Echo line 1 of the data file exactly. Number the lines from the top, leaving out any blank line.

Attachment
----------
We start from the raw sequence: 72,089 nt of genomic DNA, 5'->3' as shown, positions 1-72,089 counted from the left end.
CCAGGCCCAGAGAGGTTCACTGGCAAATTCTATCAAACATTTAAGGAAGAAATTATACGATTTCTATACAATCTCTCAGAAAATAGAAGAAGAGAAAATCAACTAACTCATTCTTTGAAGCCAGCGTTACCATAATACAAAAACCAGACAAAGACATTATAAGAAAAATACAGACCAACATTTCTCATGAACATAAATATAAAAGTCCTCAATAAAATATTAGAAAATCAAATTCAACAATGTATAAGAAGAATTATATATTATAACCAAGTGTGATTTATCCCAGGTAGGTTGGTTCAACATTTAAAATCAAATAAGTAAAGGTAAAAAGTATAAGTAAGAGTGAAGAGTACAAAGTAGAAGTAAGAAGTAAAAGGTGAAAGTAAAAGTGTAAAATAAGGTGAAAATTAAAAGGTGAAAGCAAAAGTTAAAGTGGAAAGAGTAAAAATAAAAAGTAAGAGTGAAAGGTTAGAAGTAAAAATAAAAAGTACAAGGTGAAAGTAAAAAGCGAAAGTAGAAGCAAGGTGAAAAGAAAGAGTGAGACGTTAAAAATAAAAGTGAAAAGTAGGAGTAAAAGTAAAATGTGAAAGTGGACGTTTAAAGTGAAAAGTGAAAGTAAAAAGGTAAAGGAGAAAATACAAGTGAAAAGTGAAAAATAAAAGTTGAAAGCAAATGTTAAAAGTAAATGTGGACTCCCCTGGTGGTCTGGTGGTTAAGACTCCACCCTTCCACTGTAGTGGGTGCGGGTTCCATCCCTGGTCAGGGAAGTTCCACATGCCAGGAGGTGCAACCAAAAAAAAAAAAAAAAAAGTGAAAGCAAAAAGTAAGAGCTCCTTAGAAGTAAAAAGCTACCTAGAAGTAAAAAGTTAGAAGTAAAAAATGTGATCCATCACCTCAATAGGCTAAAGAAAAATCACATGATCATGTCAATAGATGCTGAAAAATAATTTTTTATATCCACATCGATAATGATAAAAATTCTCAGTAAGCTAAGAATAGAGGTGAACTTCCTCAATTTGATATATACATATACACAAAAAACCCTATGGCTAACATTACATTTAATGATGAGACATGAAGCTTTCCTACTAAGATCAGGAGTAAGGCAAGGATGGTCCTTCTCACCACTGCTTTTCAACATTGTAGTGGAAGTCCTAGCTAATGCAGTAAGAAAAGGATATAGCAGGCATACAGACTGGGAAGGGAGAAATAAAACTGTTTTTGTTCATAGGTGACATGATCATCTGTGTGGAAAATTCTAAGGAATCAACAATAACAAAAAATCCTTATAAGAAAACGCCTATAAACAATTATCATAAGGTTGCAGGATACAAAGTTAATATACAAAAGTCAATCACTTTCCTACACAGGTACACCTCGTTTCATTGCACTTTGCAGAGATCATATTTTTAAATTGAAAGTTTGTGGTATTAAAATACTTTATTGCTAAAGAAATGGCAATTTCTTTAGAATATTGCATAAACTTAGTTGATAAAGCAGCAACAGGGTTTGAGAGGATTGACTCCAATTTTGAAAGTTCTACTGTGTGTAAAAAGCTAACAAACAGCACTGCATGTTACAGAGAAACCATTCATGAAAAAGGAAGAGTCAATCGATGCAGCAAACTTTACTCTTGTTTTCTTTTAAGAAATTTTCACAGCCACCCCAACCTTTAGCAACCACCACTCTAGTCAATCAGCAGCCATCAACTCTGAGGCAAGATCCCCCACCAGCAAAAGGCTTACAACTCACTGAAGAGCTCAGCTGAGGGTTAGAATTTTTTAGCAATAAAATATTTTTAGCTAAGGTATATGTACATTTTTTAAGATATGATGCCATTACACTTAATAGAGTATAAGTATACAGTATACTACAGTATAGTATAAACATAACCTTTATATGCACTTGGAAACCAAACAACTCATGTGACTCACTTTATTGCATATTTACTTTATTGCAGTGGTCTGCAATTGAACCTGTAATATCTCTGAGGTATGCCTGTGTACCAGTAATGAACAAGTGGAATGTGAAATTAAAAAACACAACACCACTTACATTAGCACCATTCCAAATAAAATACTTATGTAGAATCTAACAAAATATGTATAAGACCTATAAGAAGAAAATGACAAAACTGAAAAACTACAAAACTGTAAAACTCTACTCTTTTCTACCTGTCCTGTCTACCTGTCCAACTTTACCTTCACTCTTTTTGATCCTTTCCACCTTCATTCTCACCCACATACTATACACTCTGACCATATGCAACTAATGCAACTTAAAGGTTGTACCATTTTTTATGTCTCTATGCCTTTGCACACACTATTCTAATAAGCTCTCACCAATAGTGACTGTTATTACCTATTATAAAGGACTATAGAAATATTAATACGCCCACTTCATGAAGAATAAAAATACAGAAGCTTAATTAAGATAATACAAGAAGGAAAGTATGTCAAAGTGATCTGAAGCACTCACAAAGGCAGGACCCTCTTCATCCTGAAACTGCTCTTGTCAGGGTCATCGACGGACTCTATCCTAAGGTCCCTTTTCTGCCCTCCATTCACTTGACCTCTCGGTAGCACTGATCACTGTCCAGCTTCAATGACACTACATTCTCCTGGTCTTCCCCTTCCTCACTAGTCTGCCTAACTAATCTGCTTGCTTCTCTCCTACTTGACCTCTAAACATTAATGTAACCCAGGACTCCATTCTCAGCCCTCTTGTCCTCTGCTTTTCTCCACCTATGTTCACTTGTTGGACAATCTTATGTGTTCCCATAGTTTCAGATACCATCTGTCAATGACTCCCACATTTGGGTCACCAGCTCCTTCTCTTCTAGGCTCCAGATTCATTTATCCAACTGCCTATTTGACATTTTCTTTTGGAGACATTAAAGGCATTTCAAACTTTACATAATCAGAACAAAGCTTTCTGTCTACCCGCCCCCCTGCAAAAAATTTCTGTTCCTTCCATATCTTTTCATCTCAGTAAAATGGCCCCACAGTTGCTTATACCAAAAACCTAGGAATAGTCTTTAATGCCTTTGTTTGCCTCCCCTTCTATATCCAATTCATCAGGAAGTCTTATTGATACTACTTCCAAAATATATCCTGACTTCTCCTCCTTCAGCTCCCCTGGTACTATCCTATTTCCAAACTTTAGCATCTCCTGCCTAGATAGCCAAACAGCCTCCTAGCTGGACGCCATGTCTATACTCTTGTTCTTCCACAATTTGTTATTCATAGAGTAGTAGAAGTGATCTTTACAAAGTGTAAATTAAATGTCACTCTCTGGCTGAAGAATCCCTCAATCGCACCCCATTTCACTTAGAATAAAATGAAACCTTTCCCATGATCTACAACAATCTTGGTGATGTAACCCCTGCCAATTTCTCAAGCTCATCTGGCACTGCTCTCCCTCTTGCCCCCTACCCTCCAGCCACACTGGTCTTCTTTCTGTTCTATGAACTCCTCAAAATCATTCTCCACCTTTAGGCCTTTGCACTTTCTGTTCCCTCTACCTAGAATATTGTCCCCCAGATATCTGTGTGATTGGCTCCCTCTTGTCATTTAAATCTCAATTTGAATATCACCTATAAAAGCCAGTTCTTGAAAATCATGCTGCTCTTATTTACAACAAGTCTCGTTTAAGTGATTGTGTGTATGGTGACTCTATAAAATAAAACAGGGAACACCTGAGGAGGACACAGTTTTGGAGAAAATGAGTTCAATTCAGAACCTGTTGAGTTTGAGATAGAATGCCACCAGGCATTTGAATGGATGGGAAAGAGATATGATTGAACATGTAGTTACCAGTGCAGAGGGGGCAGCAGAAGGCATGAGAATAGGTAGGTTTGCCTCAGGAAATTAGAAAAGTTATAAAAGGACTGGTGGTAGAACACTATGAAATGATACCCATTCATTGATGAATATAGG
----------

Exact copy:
We start from the raw sequence: 72,089 nt of genomic DNA, 5'->3' as shown, positions 1-72,089 counted from the left end.